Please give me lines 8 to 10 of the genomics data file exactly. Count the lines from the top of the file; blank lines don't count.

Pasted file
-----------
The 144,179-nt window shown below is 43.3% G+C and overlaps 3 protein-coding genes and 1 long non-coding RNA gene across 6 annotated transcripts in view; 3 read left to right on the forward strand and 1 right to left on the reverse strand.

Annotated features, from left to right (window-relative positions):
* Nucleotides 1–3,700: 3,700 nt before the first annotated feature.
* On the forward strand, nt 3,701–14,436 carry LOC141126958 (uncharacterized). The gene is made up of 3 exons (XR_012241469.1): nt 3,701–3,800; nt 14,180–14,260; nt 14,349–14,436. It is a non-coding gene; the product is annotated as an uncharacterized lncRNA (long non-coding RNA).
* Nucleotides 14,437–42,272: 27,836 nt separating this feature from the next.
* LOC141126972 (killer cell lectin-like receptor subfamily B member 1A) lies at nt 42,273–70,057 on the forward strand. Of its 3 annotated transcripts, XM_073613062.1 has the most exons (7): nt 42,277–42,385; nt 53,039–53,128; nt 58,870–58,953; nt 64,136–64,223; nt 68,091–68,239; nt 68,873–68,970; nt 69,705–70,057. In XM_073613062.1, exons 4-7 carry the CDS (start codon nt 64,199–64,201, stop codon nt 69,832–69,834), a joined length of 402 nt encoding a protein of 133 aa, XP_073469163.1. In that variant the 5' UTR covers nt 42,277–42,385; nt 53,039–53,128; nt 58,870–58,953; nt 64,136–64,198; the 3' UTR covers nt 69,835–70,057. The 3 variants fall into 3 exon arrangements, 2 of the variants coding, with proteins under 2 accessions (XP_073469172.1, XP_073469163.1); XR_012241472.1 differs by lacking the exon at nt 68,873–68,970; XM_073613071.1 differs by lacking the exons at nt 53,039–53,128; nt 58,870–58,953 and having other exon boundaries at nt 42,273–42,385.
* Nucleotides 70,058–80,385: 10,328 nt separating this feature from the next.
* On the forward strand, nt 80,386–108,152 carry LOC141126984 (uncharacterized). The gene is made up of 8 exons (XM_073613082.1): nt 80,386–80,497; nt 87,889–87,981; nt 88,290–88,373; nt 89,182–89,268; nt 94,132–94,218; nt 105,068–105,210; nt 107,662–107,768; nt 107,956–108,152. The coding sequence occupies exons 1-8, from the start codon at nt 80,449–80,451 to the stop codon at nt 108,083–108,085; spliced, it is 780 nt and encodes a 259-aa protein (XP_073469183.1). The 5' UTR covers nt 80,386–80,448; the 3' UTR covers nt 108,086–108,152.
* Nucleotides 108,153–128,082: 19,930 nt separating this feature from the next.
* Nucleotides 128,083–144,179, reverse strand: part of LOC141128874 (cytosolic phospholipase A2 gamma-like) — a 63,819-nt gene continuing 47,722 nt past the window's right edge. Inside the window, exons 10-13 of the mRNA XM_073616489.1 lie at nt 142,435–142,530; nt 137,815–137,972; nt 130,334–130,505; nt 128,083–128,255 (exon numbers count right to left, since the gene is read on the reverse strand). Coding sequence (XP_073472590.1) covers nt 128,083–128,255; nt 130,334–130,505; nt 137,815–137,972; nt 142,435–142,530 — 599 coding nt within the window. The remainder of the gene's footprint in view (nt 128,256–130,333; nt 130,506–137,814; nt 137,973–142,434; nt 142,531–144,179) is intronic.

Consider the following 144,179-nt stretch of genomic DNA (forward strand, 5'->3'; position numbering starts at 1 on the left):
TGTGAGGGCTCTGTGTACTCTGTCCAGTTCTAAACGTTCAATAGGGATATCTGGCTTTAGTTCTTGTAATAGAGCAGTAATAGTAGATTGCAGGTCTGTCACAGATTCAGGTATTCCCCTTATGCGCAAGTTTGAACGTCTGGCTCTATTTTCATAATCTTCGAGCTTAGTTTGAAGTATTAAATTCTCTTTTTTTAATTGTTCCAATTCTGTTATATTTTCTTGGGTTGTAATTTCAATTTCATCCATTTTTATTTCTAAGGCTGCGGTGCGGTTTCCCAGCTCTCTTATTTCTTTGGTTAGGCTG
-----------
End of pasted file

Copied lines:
* On the forward strand, nt 80,386–108,152 carry LOC141126984 (uncharacterized). The gene is made up of 8 exons (XM_073613082.1): nt 80,386–80,497; nt 87,889–87,981; nt 88,290–88,373; nt 89,182–89,268; nt 94,132–94,218; nt 105,068–105,210; nt 107,662–107,768; nt 107,956–108,152. The coding sequence occupies exons 1-8, from the start codon at nt 80,449–80,451 to the stop codon at nt 108,083–108,085; spliced, it is 780 nt and encodes a 259-aa protein (XP_073469183.1). The 5' UTR covers nt 80,386–80,448; the 3' UTR covers nt 108,086–108,152.
* Nucleotides 108,153–128,082: 19,930 nt separating this feature from the next.
* Nucleotides 128,083–144,179, reverse strand: part of LOC141128874 (cytosolic phospholipase A2 gamma-like) — a 63,819-nt gene continuing 47,722 nt past the window's right edge. Inside the window, exons 10-13 of the mRNA XM_073616489.1 lie at nt 142,435–142,530; nt 137,815–137,972; nt 130,334–130,505; nt 128,083–128,255 (exon numbers count right to left, since the gene is read on the reverse strand). Coding sequence (XP_073472590.1) covers nt 128,083–128,255; nt 130,334–130,505; nt 137,815–137,972; nt 142,435–142,530 — 599 coding nt within the window. The remainder of the gene's footprint in view (nt 128,256–130,333; nt 130,506–137,814; nt 137,973–142,434; nt 142,531–144,179) is intronic.